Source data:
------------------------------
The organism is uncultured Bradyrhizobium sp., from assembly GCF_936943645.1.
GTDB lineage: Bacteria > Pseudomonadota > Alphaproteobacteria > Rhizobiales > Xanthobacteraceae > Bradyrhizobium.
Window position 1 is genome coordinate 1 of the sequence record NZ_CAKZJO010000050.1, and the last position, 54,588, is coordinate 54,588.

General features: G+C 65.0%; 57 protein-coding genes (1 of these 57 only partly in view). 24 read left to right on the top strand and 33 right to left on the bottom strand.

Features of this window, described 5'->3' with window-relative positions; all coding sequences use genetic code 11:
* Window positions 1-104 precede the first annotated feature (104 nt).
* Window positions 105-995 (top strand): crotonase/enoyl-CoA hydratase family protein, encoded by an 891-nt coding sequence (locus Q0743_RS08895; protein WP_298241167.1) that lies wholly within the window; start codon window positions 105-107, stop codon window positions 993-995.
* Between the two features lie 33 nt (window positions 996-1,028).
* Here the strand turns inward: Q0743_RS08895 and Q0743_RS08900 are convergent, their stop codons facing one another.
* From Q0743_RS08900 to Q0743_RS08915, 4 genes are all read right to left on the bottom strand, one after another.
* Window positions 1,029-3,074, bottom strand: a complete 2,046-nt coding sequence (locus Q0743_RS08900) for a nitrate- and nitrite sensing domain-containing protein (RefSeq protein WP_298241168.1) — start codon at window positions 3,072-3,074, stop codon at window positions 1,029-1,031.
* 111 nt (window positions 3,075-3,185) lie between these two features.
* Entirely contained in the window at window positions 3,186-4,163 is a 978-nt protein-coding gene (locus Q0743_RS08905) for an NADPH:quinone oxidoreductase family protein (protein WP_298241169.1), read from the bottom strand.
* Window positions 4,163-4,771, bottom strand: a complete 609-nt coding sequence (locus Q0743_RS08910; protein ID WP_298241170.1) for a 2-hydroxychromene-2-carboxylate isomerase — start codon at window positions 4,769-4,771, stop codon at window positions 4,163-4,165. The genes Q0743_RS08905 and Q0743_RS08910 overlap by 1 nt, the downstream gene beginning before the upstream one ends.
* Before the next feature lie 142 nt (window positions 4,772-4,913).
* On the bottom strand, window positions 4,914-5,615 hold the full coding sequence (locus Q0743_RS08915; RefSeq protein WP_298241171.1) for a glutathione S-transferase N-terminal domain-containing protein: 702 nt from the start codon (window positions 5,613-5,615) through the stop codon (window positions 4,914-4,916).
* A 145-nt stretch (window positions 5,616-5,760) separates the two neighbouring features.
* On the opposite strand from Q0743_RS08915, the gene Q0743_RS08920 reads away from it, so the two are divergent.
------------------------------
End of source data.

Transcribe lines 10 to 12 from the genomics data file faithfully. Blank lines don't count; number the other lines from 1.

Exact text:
* From Q0743_RS08900 to Q0743_RS08915, 4 genes are all read right to left on the bottom strand, one after another.
* Window positions 1,029-3,074, bottom strand: a complete 2,046-nt coding sequence (locus Q0743_RS08900) for a nitrate- and nitrite sensing domain-containing protein (RefSeq protein WP_298241168.1) — start codon at window positions 3,072-3,074, stop codon at window positions 1,029-1,031.
* 111 nt (window positions 3,075-3,185) lie between these two features.